Smart Growth for Vernon, CT
Republicans refuse to hire architect without bidding

By Jason Rowe
Journal Inquirer
March 22, 2006

VERNON - A $22,500 architectural contract for repairs to the exterior of Town Hall was derailed Tuesday by Town Council Republicans, who were critical of the town administrator's recommendation that the company be hired without going through a sealed-bid process.

In a 6-5-1 party-line vote, the Town Council rejected Town Administrator Laurence R. Shaffer's request to hire New Haven architect Paul Bailey to design repairs to deteriorating bricks and room tiles on the 19th-century building.

Republican Mark S. Etre abstained from the vote.

In February, the Town Council authorized Mayor Ellen L. Marmer to submit an application to the state for $222,000 to repair the historic building's slate roof and the grout that binds the exterior brick and stone.

The grout or mortar has deteriorated, allowing water to enter the historic building, damaging walls and ceilings, officials said.

Falling bricks from the building's exterior also have become an issue.

During Tuesday night's Town Council meeting, Shaffer said the town should award the contract to Bailey because he worked on a Town Hall restoration project in 2000.

"We have a serious water infiltration problem now," Shaffer said. "Bailey knows the building. He knows the mortar type. He knows the type of brick."

Shaffer also said that awarding the contract to Bailey would ensure that the project is completed this coming construction season.

But Republicans have maintained publicly that they will not sign off on a plan to waive the competitive sealed-bid process unless the town follows an extensive vetting process, in which price is one of the considerations.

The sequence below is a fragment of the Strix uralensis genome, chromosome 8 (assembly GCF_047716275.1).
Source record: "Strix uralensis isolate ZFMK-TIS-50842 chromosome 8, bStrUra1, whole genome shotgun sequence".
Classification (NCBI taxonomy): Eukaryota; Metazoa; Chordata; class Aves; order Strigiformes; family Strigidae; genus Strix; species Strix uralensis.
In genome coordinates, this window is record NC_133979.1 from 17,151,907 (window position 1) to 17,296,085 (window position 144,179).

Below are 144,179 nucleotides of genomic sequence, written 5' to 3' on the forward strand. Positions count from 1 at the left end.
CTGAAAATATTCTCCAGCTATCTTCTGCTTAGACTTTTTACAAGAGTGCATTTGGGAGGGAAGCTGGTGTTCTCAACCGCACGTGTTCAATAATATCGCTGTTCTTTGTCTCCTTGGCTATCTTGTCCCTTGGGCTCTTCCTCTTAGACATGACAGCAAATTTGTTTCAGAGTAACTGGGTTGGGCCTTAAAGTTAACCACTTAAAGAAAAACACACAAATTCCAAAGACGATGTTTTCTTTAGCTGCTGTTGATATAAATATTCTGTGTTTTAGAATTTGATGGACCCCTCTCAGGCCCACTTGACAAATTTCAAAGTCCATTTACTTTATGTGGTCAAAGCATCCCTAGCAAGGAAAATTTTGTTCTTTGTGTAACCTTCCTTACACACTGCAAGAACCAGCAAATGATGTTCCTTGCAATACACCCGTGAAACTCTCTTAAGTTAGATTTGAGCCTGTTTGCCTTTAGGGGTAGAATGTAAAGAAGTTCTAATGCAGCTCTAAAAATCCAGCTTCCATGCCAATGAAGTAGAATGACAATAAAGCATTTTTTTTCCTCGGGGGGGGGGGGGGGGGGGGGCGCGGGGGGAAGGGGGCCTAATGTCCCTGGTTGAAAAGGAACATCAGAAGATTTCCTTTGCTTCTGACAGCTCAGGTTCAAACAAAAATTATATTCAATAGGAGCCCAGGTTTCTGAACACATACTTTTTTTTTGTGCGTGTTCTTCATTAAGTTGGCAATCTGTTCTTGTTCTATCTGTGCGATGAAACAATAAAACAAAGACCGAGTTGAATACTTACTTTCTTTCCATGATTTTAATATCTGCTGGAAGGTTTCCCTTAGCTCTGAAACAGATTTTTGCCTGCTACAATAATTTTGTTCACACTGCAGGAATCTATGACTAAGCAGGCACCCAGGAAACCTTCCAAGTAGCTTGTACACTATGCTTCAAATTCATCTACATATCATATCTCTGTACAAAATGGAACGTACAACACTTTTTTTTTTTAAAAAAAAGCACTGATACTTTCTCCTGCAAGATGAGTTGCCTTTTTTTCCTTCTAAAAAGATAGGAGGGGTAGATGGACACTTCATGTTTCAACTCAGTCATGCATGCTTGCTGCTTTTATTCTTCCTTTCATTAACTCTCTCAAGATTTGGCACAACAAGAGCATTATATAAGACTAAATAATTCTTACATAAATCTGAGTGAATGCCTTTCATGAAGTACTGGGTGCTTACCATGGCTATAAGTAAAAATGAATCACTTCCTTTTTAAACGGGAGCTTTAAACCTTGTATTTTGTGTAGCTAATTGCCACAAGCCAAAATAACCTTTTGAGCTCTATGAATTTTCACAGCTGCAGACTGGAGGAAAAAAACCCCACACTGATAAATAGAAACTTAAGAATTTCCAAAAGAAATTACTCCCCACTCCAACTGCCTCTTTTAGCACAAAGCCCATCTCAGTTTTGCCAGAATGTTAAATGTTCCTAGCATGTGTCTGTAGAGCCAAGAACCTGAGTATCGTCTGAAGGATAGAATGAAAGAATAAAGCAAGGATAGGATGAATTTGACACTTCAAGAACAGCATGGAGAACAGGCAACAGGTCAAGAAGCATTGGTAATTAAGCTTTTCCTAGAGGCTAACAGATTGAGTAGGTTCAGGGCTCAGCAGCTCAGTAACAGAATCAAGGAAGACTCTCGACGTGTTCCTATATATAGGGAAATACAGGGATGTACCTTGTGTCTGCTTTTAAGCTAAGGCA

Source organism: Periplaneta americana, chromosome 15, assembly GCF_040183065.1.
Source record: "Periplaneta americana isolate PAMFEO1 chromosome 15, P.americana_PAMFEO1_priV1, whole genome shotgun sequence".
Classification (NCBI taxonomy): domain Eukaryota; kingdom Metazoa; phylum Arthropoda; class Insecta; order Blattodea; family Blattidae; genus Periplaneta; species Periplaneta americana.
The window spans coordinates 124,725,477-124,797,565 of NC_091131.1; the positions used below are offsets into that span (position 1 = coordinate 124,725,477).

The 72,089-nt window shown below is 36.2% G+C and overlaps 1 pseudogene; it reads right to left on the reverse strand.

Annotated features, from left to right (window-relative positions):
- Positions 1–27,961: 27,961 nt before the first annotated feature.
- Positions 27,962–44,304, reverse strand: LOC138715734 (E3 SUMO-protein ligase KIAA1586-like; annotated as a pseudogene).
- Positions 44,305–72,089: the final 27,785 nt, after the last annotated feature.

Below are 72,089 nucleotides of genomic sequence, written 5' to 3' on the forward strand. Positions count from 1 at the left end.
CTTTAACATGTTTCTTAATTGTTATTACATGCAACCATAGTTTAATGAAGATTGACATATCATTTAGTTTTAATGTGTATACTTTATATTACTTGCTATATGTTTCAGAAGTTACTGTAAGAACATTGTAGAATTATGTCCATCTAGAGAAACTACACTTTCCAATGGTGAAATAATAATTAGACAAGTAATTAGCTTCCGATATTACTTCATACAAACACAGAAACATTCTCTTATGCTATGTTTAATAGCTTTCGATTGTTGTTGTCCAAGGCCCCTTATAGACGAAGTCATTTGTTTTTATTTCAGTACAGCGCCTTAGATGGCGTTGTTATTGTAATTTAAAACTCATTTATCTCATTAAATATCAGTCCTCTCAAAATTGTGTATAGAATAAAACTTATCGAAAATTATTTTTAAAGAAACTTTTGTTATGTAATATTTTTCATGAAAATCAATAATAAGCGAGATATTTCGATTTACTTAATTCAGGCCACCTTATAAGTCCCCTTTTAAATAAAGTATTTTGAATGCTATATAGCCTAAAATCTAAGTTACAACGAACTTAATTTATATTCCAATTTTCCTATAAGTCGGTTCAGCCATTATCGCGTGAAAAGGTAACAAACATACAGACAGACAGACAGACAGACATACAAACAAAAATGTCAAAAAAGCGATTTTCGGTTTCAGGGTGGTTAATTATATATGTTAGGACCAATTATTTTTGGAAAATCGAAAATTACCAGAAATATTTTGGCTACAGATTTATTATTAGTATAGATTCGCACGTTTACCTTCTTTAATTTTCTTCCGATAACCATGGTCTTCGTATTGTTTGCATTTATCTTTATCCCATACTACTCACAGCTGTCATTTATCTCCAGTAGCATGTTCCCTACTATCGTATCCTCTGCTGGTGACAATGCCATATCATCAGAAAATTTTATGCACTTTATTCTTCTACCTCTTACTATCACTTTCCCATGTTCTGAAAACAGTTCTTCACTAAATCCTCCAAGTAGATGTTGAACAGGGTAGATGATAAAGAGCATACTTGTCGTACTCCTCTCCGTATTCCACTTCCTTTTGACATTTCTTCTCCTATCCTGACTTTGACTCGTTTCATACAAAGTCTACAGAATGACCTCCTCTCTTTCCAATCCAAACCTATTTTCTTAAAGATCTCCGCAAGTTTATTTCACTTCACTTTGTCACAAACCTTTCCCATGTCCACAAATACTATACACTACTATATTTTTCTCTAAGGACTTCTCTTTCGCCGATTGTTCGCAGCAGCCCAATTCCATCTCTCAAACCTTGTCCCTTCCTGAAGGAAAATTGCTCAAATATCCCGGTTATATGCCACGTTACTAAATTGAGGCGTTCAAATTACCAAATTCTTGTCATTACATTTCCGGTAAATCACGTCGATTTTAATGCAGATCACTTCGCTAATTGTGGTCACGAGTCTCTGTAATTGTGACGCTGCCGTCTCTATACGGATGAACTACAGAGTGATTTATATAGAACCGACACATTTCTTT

And Republicans did not budge from their position Tuesday, arguing that if the officials wanted to get a jump start on the project, they could have put the architectural contract out to bid months earlier.

"If it's in the town's best interest, we should have taken care of this a long time ago and taken care of the bids," Republican Councilman Bill F. Campbell said.

At one point in the debate, Marmer told Republicans that they should pray to the "rain gods, that we not have a lot of rain, or a lot of continuous rain."

That statement didn't sit well with Republican Christy N. Vale, who characterized Marmer's statement as a "threat."
"The fact is, we owe it to the public to go out to bid," Vale said. "I am not willing to continuously waive the bid process."

But Democratic Councilwoman Marie A. Herbst said she was willing to support Shaffer's request because Bailey had been selected as part of a competitive, priced-based bid process before the 2000 project.

"This is almost an attachment or amendment to that first bid," Herbst said. "We're getting back the person who knows what we need and how to do it."

Bid waivers have been a sore spot for Republicans during the past year.

Last year, Town Council Republicans, who were in the minority before November's election, clashed with Marmer over $1.8 million in contracts for construction and engineering services that were awarded to companies outside the sealed-bidding process.

Opposition to bid waivers was a cornerstone of the Republicans' 2005 campaign against Marmer and the Democrats.

But this year, the Republicans voted to approve a $4 million contract with a Hartford architectural firm for work on the $68 million school reconstruction project.

Although that contract wasn't awarded through sealed bidding, Republicans said they supported it because the school building committee used an extensive process that solicited 13 proposals from different firms.

©Journal Inquirer 2006